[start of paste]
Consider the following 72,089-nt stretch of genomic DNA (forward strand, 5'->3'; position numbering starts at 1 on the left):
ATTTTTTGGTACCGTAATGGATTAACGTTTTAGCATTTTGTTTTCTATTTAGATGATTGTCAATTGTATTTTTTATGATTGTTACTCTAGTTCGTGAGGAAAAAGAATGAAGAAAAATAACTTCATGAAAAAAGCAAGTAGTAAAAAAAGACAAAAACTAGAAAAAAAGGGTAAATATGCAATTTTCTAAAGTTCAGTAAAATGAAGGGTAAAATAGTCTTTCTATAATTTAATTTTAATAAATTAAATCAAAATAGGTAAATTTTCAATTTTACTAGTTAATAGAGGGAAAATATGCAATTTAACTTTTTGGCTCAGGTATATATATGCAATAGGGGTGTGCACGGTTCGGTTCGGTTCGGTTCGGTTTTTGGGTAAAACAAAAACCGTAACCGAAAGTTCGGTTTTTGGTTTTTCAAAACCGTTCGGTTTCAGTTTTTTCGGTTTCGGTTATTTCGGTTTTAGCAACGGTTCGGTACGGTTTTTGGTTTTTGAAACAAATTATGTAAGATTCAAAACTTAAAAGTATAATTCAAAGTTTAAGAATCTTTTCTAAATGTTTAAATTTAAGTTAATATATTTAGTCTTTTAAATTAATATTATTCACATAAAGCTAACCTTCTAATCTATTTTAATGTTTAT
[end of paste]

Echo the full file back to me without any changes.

Consider the following 72,089-nt stretch of genomic DNA (forward strand, 5'->3'; position numbering starts at 1 on the left):
ATTTTTTGGTACCGTAATGGATTAACGTTTTAGCATTTTGTTTTCTATTTAGATGATTGTCAATTGTATTTTTTATGATTGTTACTCTAGTTCGTGAGGAAAAAGAATGAAGAAAAATAACTTCATGAAAAAAGCAAGTAGTAAAAAAAGACAAAAACTAGAAAAAAAGGGTAAATATGCAATTTTCTAAAGTTCAGTAAAATGAAGGGTAAAATAGTCTTTCTATAATTTAATTTTAATAAATTAAATCAAAATAGGTAAATTTTCAATTTTACTAGTTAATAGAGGGAAAATATGCAATTTAACTTTTTGGCTCAGGTATATATATGCAATAGGGGTGTGCACGGTTCGGTTCGGTTCGGTTCGGTTTTTGGGTAAAACAAAAACCGTAACCGAAAGTTCGGTTTTTGGTTTTTCAAAACCGTTCGGTTTCAGTTTTTTCGGTTTCGGTTATTTCGGTTTTAGCAACGGTTCGGTACGGTTTTTGGTTTTTGAAACAAATTATGTAAGATTCAAAACTTAAAAGTATAATTCAAAGTTTAAGAATCTTTTCTAAATGTTTAAATTTAAGTTAATATATTTAGTCTTTTAAATTAATATTATTCACATAAAGCTAACCTTCTAATCTATTTTAATGTTTAT